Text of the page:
Heading out the door? Read this article on the new Outside+ app available now on iOS devices for members! Download the app.
The women’s 5,000-meters at the Tokyo Olympics features five of the 10 fastest women ever at the distance. Add Sifan Hassan (she’s 12th on the list) and calling the field “talented” is woefully inadequate.
Gudaf Tsegay, 24, of Ethiopia has the current world-leading time, 14:13.32, which she ran in June at the Ethiopian Olympic Trials. She also has a 3:53.09 best in the 1500 meters, which means she has not just the endurance, but finishing speed. In the same race at the trials, Ejgayehu Taye, 21, and Senbere Teferi, 26, ran 14:14.09 and 14:15.24, respectively.
Hellen Obiri, 31, from Kenya is planning to run the 5,000 meter/10,000 meter double, and she’s won the last two world championship titles in the 5,000. In June she won the Oslo Diamond League in 14:26.38.
The wildcard, of course, is 28-year-old Hassan, who represents the Netherlands and is entered in the 1500, 5,000, and 10,000 meters. It’s still unclear if she will race all three distances in Tokyo, but if she lines up, her chances of dominating the 5,000 meters are good. If she attempts the triple, it will be quite a show—six races in nine days.
“Life is not about medals, it is not about gold, it is also about history,” Hassan said at a press conference earlier this month in Monaco.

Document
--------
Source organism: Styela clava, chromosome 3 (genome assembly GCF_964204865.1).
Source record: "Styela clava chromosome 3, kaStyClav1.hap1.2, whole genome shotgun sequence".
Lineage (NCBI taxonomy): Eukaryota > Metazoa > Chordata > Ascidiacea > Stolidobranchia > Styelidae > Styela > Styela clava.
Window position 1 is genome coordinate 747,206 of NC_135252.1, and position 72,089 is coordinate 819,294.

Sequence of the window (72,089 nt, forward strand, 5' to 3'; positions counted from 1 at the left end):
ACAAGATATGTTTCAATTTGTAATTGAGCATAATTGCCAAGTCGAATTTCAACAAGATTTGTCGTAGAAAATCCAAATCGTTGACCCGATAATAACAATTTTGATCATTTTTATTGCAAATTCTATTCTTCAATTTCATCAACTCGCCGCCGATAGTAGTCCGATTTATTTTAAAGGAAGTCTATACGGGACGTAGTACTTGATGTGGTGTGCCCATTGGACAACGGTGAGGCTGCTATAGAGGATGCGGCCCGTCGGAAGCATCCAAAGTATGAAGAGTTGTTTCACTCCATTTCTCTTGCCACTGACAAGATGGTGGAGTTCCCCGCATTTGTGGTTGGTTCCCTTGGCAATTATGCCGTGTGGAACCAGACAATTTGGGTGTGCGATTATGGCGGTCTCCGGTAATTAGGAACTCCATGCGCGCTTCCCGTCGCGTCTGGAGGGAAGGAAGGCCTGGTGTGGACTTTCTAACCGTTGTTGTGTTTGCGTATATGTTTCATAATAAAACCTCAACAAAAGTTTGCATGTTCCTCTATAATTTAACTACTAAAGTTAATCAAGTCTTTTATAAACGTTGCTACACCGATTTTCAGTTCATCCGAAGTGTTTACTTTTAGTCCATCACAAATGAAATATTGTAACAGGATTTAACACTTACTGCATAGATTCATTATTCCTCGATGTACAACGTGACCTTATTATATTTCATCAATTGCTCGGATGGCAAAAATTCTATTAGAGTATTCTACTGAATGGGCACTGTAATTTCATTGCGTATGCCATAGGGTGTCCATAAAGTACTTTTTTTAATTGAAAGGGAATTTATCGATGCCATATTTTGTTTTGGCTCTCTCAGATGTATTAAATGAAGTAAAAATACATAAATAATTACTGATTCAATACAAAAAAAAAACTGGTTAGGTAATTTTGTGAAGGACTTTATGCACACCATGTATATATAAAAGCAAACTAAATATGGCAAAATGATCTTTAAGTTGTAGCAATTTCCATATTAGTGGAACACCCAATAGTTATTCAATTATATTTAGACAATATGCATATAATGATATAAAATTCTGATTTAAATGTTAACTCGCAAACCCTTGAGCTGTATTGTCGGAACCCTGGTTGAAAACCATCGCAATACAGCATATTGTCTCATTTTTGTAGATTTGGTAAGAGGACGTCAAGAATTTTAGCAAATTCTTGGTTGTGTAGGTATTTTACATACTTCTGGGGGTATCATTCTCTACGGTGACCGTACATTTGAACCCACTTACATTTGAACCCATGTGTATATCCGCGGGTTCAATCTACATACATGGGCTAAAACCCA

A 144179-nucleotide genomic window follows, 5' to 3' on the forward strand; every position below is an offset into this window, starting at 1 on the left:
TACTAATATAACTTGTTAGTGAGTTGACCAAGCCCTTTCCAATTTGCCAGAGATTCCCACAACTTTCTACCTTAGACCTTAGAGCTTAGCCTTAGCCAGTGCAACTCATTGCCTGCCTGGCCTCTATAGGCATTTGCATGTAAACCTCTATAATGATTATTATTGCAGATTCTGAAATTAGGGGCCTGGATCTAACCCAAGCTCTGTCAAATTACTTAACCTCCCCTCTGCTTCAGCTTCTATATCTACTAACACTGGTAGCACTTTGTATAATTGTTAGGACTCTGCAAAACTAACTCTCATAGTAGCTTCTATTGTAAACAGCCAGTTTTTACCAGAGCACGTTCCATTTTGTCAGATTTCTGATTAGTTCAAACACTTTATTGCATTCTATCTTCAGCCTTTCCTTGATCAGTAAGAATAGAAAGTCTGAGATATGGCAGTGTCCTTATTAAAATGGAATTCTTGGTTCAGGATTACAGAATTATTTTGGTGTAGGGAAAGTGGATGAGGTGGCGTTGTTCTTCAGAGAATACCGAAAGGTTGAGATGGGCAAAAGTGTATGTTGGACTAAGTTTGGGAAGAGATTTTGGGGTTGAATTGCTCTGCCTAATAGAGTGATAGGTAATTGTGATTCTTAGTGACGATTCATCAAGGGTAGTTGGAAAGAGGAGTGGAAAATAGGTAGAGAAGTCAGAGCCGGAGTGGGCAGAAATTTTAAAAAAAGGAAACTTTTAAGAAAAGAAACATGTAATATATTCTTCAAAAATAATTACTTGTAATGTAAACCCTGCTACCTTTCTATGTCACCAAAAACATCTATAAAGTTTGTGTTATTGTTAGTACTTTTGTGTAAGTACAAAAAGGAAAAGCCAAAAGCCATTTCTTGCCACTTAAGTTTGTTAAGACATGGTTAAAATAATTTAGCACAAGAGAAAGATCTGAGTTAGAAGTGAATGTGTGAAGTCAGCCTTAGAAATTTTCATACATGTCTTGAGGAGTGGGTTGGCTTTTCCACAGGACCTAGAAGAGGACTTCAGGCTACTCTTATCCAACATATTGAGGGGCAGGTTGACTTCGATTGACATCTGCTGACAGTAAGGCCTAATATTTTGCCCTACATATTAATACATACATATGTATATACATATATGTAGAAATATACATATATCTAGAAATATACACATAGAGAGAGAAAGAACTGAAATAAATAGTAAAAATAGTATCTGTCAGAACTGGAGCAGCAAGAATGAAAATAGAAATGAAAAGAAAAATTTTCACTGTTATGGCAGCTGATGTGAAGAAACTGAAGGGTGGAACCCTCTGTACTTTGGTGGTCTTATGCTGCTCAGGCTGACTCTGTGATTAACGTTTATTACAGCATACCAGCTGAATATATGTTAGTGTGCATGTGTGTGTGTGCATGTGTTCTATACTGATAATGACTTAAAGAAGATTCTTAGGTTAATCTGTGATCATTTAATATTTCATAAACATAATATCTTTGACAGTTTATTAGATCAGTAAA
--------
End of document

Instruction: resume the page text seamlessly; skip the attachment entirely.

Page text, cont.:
At the 2019 world championships, Hassan won the 1500 meters and 10,000 meters in jaw-dropping fashion. She ran 3:51.95 in the 1500 meters and closed the final 1500 of the 10,000-meter race in 3:59, to win in 30:17.62.
Karissa Schweizer, 25, was second at the U.S. Olympic Trials but has the fastest PR of the American women, running 14:26.34 in 2020. Her Bowerman Track Club training partner Elise Cranny, 25, won the Trials and set her personal best in 2020 as well: 14:48.02. Rachel Schneider, 30, rounds out Team USA and comes with a fastest time of 14:52.04, set in May.
Schweizer, who is also competing in the 10,000 meters at the Olympics, predicts it will take a sub-15-minute performance in the first round to make it to the final.
“You can’t take any round for granted,”Schweizer said. “We have to be on our A-game even for the first round.”
Americans should set their alarm clocks for the preliminary round, which starts at 6 a.m. Eastern on Friday, July 30. The final is at 8:40 a.m. Eastern on Monday, August 2.